This Classic Stromboli is what happens when a pizza meets an Italian sub!
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I love thee with a delicious rustic crust. And I love thine weird toppings, like roasted potatoes or BBQ chicken. I love thee in taco form, pretzel crust form and even in brownie form. Heck, I even love thee in dip form or in pull-apart bread form. Needless to say, I think it’s pretty obvious that we love our pizza around here. I shocked myself when I looked back over my pizza-themed posts. I had no idea there were so many delicious pizzas hiding back there in the archives. (And now as I sit here writing about this Classic Stromboli, I can’t stop thinking back about about several of those different pizzas that have made guest appearances in our kitchen.)
But today isn’t about pizza. It’s about stromboli. Truthfully, this classic stromboli isn’t that far from pizza. It’s like pizza’s first cousin. Ok, maybe second cousin but only because sauce is optional in strombolis. Or maybe that means it’s a first cousin, once removed. (I’ve never understand all that once-, twice- removed stuff…have you?)
Here in upstate New York, we have at least one pizza shop on every corner. Sometimes two. Back at the end of last year, one of my curling buddies ordered some pizzas to be delivered to the club after our game. Awesome! And even more awesome was the fact that a stromboli was included in there. A stromboli is what happens when an Italian sandwich meets a pizza. You’ve got classic Italian meats like pepperoni and salami in there. But then you’ve also got mozzarella and provolone cheese, and then the whole thing is folded into a pizza-like dough. It’s nothing short of delicious!
I brought my wife a leftover slice of stromboli home from the curling club that night, and we shared it for lunch the next day. It didn’t take long before we had ordered another one for ourselves. So I decided to hit the kitchen and create my own stromboli. Nothing beats homemade, right?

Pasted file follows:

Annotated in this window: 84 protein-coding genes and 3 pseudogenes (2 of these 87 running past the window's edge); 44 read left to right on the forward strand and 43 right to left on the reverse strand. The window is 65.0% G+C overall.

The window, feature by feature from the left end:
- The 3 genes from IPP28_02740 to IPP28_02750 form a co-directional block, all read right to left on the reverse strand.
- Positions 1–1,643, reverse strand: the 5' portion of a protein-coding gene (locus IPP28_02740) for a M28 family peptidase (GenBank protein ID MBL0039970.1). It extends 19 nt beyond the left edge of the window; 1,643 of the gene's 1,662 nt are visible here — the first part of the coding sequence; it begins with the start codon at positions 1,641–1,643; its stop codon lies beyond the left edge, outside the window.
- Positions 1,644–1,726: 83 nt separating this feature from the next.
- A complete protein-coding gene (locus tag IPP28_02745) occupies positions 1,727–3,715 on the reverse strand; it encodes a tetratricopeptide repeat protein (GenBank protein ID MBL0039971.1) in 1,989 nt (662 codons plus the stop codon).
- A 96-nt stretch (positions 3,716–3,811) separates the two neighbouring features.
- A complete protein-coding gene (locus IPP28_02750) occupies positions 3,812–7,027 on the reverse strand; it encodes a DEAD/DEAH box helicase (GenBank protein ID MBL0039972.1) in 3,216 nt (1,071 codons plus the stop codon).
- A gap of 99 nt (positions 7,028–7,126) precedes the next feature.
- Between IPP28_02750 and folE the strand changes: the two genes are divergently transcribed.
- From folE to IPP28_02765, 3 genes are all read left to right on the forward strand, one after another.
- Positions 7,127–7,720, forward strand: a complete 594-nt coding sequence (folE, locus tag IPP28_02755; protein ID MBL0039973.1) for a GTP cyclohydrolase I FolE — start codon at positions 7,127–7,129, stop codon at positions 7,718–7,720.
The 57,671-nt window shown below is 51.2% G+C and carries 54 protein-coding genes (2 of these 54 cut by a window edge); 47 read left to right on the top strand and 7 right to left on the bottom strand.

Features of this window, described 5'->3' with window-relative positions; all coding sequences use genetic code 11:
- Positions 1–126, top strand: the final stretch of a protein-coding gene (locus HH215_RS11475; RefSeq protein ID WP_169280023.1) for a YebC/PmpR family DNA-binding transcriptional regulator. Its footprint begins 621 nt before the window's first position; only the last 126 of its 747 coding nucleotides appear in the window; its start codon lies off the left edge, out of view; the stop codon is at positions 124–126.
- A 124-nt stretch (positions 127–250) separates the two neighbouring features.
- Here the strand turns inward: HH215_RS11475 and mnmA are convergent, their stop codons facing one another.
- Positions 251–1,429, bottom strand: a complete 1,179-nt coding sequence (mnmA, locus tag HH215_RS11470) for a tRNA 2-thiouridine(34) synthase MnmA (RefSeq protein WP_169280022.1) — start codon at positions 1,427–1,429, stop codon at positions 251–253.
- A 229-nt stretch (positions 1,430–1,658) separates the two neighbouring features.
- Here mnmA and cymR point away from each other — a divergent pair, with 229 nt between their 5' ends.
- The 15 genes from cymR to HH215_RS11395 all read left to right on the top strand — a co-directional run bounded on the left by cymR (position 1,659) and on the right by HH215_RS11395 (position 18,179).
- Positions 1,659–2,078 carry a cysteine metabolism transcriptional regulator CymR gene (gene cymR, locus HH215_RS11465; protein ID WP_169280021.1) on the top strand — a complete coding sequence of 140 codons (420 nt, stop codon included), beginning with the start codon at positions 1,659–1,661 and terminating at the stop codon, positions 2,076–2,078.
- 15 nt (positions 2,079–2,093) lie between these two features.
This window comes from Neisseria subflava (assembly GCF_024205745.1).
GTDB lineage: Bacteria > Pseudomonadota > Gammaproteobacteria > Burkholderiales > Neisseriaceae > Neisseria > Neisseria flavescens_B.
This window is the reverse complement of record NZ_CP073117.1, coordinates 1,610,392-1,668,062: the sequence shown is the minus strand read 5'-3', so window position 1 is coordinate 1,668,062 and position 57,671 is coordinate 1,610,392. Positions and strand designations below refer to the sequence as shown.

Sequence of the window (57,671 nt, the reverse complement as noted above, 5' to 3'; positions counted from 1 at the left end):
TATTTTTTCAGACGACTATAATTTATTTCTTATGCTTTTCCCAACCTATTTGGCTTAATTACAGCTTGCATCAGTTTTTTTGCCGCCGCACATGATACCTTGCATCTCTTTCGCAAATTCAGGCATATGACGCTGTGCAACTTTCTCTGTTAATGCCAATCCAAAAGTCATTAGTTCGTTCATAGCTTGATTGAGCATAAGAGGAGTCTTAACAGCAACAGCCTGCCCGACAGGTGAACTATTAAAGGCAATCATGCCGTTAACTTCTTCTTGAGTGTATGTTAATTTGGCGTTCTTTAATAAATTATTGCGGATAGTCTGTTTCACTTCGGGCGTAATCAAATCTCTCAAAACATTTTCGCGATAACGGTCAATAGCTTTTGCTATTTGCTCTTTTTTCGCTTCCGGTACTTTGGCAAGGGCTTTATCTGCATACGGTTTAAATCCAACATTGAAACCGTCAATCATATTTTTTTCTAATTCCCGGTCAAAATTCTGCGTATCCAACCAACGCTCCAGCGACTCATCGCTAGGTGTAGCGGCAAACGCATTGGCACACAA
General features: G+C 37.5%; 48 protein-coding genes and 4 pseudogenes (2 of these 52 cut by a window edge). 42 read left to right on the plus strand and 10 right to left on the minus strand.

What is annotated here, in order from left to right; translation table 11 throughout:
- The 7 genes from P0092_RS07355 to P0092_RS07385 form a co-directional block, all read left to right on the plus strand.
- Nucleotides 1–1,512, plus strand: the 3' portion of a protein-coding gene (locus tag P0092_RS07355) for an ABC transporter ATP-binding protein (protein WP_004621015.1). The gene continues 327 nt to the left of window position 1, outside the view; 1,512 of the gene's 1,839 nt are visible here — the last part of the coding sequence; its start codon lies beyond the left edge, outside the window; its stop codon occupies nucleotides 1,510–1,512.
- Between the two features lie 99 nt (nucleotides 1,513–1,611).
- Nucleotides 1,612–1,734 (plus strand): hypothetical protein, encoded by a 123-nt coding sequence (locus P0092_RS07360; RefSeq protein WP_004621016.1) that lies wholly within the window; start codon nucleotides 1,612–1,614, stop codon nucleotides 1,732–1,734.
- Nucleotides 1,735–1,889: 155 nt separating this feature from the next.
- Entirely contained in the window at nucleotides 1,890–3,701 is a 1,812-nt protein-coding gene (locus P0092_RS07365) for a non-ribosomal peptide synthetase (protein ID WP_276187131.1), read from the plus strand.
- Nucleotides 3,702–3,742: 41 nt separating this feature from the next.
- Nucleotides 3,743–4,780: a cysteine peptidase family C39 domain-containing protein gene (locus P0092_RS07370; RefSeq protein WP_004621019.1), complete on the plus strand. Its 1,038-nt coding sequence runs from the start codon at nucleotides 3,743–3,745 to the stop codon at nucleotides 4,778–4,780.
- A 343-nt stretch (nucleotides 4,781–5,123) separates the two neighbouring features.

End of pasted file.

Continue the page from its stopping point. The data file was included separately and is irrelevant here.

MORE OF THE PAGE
For this first version of a stromboli (more will be coming for sure!), I stuck to the classic fillings. Pepperoni, salami, ham. Mozzaralla, provolone, Parmesan. Fold all that deliciousness up and bake it for ~20 minutes, and you’ve got yourself one heck of an awesome meal!
But there’s one strange thing about strombolis. I can’t seem to figure out if they should have sauce in them or not. The couple that we’ve had around here didn’t have sauce, although one was served with a side of sauce for dipping. (The others didn’t come with sauce for dipping.) I looked at no less than 25 stromboli recipes online, too…and there was a mix when it came to sauce. The classic toppings were more or less the same, but the sauce varied. So I decided to put the sauce in this recipe as optional. We didn’t put the sauce in this classic stromboli, but we did serve it on the side for dipping. Good call in my opinion. But maybe next time I’ll experiment with including the sauce in the stromboli itself. Either way, I can promise that this stromboli will be delicious! Enjoy!
Should a stromboli include sauce inside? Or as a dipping sauce on side? Or neither?
What is the most unique topping you’ve eaten on a pizza?
For the Dough
For the Dough
- Using a large mixing bowl, combine ½ cup of flour with the yeast, sugar and water. Stir until well combined; let mixture rest for 15 minutes.
- Add the remaining flour, olive oil and salt; mix on low speed until well combined. Increase speed to medium and mix for 3-4 minutes. Transfer dough into a lightly oiled bowl, cover and let rest at room temperature for 1 hour.
- Turn dough out onto lightly floured countertop and fold several times. Place back into bowl, cover and let rest at room temperature for ~30 minutes, or until dough has doubled in size.
For the Filling
- Lightly dust countertop with flour. Roll dough into an 11”x17” rectangle. (Note: You could also make two smaller strombolis, but we opted for one long one instead.)
- With a long side of the dough facing you, spread the pizza sauce (if using) evenly across dough, leaving 1” border on both of the longer sides. Next, spread the mozzarella evenly across dough. Sprinkle 1 tsp of Italian seasonings on top of cheese.
- Overlapping slightly, layer the ham, salami, pepperoni and provolone lengthwise down the dough. Sprinkle Parmesan cheese evenly on top.
- Brush the long edge of the dough closest to you with the beaten egg. Starting with the opposite long end (the one without the egg wash) roll the dough towards you into a tight cylinder. Pinch edges of dough to seal.
- Brush top of dough with remaining egg wash and sprinkle with remaining ¼ tsp of Italian seasonings and kosher salt.
- Preheat oven to 400°F. While oven heats, let Stromboli rest at room temperature for ~15 minutes.
- Cut 3 (½”) steam vents in top of Stromboli. Bake at 400°F for 20-25 minutes, or until top of Stromboli is golden brown. (Note: If you have a pizza stone, place it into the oven while it preheats and then bake directly on the stone. If not, then bake this Stromboli on the bottom rack of the oven using a standard baking sheet.)
- Let cool for 5 minutes before slicing.